In 2001, I was interviewed and ultimately hired by the 3M Company after a lengthy six-month interviewing process. During this time, many IT professionals were out of work, and competition for tech jobs was intense. I had been out of work for nearly a year, constantly applying for positions, sending out resumes, interviewing and rarely hearing anything back. I’m not sure exactly how 3M found my resume, as I don’t recall specifically sending one to them, but I was very grateful to hear from them and to ultimately be hired.
I started my career with 3M as an IT analyst II for the Western Distribution Center which, at that time, was one of only three 3M DCs in the country. My tasks initially were typical IT support duties, but, with time and experience, I was trusted to begin writing software interfaces and providing admin support for Unix databases and SQL databases and applications. My programming experience grew greatly during these early years, and I wrote numerous applications and middleware interfaces for many businesses within the company.
Over the years my local support role changed, as did our infrastructure model, and soon I was a team member of various distributed infrastructure teams within the organization – wireless team, PCN firewall security team, thin client and handheld computing team, site generalist team, mergers & acquisitions team, Unix admin team and active directory team.
My broad base of experience over more than a decade within the 3M infrastructure made me a good fit with so many different areas of IT that I was constantly asked to join new teams as they were formed. The problem, however, was that the compensation didn’t come along with the team memberships. If I wanted to make decent money I needed to specialize in one particular area of infrastructure.
Around my 12th year with the company, my supervisor asked me what I thought about specializing in SQL server and joining the US Infrastructure SQLAdmins team. I felt that this was perhaps the right way to go to further my career and start earning a more competitive salary. The first few years working as DBA with SQLAdmins were very enjoyable. I was learning new skills, working with great people and I really felt motivated that my career was finally moving forward.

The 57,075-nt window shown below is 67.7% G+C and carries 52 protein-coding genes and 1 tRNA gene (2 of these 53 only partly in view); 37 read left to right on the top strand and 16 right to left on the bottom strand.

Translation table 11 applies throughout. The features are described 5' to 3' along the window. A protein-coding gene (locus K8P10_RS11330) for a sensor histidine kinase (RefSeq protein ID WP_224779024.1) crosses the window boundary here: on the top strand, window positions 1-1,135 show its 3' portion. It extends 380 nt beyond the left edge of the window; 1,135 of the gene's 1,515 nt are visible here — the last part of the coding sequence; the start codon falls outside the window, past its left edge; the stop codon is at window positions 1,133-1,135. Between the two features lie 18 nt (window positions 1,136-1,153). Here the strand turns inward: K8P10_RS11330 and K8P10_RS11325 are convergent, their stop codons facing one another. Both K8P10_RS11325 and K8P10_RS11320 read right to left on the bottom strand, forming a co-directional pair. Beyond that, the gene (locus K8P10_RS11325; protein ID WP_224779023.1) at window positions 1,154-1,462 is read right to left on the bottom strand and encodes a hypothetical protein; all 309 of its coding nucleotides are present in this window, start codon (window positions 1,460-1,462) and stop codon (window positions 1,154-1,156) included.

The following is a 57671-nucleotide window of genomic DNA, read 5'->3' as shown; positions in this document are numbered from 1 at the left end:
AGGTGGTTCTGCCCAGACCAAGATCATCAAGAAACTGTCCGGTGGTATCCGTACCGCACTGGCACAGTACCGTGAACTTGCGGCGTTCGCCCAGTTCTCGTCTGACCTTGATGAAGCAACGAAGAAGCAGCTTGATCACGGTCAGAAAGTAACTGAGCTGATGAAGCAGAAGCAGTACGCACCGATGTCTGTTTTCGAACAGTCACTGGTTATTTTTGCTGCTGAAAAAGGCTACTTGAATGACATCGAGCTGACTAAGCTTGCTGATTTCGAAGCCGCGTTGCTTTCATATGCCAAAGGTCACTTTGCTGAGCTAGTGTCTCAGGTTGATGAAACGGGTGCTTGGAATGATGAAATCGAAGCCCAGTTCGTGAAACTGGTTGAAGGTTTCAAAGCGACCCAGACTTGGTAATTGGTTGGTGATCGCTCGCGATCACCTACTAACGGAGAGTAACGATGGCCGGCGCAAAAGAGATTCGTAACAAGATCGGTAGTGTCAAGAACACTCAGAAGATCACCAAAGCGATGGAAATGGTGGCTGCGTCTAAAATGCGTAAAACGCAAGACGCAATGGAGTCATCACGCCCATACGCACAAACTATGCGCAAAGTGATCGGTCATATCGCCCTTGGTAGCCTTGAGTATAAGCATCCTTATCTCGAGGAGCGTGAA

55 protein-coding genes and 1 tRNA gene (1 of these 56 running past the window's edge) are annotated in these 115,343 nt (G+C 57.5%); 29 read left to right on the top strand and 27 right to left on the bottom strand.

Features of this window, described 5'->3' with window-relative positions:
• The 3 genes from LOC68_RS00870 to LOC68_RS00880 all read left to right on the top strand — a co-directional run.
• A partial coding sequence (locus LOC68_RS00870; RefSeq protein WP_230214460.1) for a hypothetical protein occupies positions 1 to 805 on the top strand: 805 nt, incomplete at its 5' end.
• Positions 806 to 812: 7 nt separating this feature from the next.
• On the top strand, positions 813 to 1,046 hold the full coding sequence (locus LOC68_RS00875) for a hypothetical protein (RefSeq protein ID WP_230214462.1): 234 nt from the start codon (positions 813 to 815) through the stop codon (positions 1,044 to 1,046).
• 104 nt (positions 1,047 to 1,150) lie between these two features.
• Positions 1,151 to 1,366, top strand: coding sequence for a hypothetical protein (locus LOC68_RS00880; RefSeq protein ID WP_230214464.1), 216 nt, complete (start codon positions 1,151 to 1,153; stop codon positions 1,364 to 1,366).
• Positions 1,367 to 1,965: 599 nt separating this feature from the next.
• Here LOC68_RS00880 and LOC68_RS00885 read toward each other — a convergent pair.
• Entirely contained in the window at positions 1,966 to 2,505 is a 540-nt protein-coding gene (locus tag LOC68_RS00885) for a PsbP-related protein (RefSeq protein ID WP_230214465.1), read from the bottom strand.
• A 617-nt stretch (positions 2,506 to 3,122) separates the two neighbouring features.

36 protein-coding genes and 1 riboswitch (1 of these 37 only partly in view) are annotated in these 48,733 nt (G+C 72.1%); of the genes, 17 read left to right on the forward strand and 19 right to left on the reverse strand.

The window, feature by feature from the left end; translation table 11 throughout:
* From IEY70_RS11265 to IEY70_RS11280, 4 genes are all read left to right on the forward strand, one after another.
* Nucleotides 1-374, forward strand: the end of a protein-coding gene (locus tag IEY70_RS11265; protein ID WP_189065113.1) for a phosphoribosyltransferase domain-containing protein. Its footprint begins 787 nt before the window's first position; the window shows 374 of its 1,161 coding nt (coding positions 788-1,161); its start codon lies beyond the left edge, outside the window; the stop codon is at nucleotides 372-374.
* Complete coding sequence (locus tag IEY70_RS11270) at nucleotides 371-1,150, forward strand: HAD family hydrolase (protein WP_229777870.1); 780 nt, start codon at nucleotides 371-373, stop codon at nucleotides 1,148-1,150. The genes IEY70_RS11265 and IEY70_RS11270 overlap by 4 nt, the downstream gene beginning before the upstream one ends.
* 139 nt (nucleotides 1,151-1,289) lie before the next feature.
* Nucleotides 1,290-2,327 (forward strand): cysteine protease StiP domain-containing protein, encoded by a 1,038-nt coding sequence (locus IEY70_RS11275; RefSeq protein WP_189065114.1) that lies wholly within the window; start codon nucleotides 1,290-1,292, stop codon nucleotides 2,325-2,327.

In 2016 my work with the SQLAdmins team was recognized, and I was nominated for the highest award any 3M employee can receive: the 3M Pyramid of Excellence Award. I did not win the award that year, as there were many great entries, but just being in this very small group of nominees was an honor.
After my nomination for POE, I was offered a job as a global 3rd tier SQL admin SME (subject matter expert) by my next supervisor. Again the learning was fun, and my fellow team members were great. I learned much the first few years and became a valued member of the team working on development and automation tasks within a Jira development environment. The collaborative aspect of the team was very rewarding, and I think we all benefited from each other’s varied skill sets.
After many years of positive reviews and annual salary increases I finally was feeling appreciated and justly compensated. It had taken so long to get to this point in my career, I was glad to be a 3Mer and proud of our company.
In 2018, the first wave of IT layoffs began. Our first- and second-tier support staff was laid off – their jobs outsourced to employees from India working for a contractor. We SME team members were charged with the task of training these offshore contractors while we said “goodbye” to the team members we had worked with for so many years. But being loyal employees who always put the needs of the business above our own, we “bit our lips” and did the job asked of us.
The next year, though, it was my turn. No longer would I be able to dodge the IT layoffs, and in June 2019, I was informed that my position (along with 56 others) was being outsourced. My last day of work would be Sept. 2019. Fortunately, I was given a severance package, and my time waiting for the axe was spent preparing my family for the transition, closing relationships with people around the country and training those who would take over my tasks. It was a sad and arduous time.
I’d like to say that I’ve had nothing but success since being laid off by 3M after nearly 18 years of repeatedly awarded service, but nothing could be further from the truth. I have been collecting unemployment and attempting to find work during the largest economic disaster of my lifetime thanks to COVID-19. There have been interviews, but now that I’ve given my best years of my life in loyal service to 3M, I am now outside of the age group most companies are looking to hire.
In early August 2020, I watched President Trump meet with U.S. Tech Workers and workers and representatives of the Tennessee Valley Authority (TVA), where jobs were in the process of being outsourced – identical to what happened to me. It was somewhat of a comfort to know that I wasn’t the only one who had been discarded in this way – discarded by a company whose board of directors and chairman (Mike Roman $12M/year) all live with filthy hands and deep pockets lined with the savings of paying a portion of our salaries to non-American contractors.
The striking similarities, and even the same month/year that I and my coworkers were outsourced, make me feel that there is more to this than just random happenstance. I believe that these board members are being enticed by some outside group that has led to these layoffs across many companies and affecting many American lives – so much so that I felt compelled to tell you my story.
Please pursue action against these companies who are selling off loyal hard-working American jobs to offshore contractors. Your work is very much appreciated!
24 Aug. 2020